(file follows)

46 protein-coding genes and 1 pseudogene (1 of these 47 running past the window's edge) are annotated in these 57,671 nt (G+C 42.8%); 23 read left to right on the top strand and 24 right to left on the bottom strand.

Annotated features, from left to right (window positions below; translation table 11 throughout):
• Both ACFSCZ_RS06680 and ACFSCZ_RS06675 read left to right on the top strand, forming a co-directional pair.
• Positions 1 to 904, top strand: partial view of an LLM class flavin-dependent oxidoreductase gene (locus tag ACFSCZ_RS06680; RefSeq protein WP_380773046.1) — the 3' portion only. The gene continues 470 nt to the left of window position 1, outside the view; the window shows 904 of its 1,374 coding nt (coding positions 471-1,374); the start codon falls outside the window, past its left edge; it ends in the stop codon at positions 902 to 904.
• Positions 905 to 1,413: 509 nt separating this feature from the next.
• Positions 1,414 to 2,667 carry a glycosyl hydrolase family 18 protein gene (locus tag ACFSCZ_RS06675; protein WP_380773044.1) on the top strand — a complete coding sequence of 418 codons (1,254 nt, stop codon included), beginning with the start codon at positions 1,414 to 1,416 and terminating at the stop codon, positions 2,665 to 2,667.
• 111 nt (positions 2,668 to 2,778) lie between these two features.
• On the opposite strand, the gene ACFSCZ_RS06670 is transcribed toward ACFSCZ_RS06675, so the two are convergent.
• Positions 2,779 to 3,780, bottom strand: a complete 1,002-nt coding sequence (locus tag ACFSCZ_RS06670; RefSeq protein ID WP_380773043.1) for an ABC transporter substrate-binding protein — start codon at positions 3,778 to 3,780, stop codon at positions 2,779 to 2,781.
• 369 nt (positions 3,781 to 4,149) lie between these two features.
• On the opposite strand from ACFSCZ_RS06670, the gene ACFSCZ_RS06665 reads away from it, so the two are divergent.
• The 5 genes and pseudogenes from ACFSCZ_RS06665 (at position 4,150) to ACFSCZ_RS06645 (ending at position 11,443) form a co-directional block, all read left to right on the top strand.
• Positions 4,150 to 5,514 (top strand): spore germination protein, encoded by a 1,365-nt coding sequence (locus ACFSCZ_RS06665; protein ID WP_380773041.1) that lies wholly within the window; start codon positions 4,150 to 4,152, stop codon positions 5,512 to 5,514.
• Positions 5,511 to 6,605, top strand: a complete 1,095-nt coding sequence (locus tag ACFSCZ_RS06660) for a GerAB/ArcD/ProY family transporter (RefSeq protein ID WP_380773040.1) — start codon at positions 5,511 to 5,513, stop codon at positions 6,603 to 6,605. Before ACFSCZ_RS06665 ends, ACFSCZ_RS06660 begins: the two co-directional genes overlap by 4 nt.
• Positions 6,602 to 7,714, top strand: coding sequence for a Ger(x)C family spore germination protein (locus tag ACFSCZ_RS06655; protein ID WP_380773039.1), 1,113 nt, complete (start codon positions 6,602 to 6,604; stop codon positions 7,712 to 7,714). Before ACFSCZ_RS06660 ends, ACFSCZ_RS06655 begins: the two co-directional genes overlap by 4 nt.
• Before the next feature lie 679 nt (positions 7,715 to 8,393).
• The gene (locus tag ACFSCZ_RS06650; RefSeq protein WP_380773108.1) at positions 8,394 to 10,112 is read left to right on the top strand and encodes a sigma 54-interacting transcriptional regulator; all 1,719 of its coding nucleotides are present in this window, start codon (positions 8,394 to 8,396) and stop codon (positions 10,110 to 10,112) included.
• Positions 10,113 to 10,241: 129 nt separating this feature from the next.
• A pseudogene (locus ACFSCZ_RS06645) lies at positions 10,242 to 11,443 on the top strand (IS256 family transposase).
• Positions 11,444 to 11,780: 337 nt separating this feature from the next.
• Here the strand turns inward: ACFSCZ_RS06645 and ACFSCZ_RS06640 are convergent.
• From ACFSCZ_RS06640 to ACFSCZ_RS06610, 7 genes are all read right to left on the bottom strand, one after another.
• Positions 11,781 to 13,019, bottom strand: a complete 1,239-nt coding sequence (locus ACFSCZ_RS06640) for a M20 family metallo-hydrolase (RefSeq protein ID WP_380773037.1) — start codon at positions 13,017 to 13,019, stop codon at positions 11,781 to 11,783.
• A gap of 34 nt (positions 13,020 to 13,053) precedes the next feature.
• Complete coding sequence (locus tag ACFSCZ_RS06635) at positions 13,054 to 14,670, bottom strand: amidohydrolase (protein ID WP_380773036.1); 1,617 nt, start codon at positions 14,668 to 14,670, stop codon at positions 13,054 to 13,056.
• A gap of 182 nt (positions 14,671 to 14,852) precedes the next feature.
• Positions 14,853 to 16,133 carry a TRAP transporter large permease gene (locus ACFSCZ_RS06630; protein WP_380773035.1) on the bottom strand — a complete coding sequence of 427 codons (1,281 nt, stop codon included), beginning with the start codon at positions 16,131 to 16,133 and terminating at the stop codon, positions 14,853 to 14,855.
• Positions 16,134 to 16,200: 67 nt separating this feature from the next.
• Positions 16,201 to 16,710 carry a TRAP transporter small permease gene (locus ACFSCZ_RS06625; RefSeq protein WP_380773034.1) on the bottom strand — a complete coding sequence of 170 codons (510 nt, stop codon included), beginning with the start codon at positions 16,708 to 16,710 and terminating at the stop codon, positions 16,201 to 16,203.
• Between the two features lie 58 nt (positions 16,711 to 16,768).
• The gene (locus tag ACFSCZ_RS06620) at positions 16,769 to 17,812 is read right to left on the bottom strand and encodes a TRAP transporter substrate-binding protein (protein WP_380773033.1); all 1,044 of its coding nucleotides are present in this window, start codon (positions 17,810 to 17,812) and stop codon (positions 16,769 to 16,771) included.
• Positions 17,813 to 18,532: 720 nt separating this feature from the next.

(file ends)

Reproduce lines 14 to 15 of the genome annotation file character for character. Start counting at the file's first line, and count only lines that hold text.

• Positions 5,511 to 6,605, top strand: a complete 1,095-nt coding sequence (locus tag ACFSCZ_RS06660) for a GerAB/ArcD/ProY family transporter (RefSeq protein ID WP_380773040.1) — start codon at positions 5,511 to 5,513, stop codon at positions 6,603 to 6,605. Before ACFSCZ_RS06665 ends, ACFSCZ_RS06660 begins: the two co-directional genes overlap by 4 nt.
• Positions 6,602 to 7,714, top strand: coding sequence for a Ger(x)C family spore germination protein (locus tag ACFSCZ_RS06655; protein ID WP_380773039.1), 1,113 nt, complete (start codon positions 6,602 to 6,604; stop codon positions 7,712 to 7,714). Before ACFSCZ_RS06660 ends, ACFSCZ_RS06655 begins: the two co-directional genes overlap by 4 nt.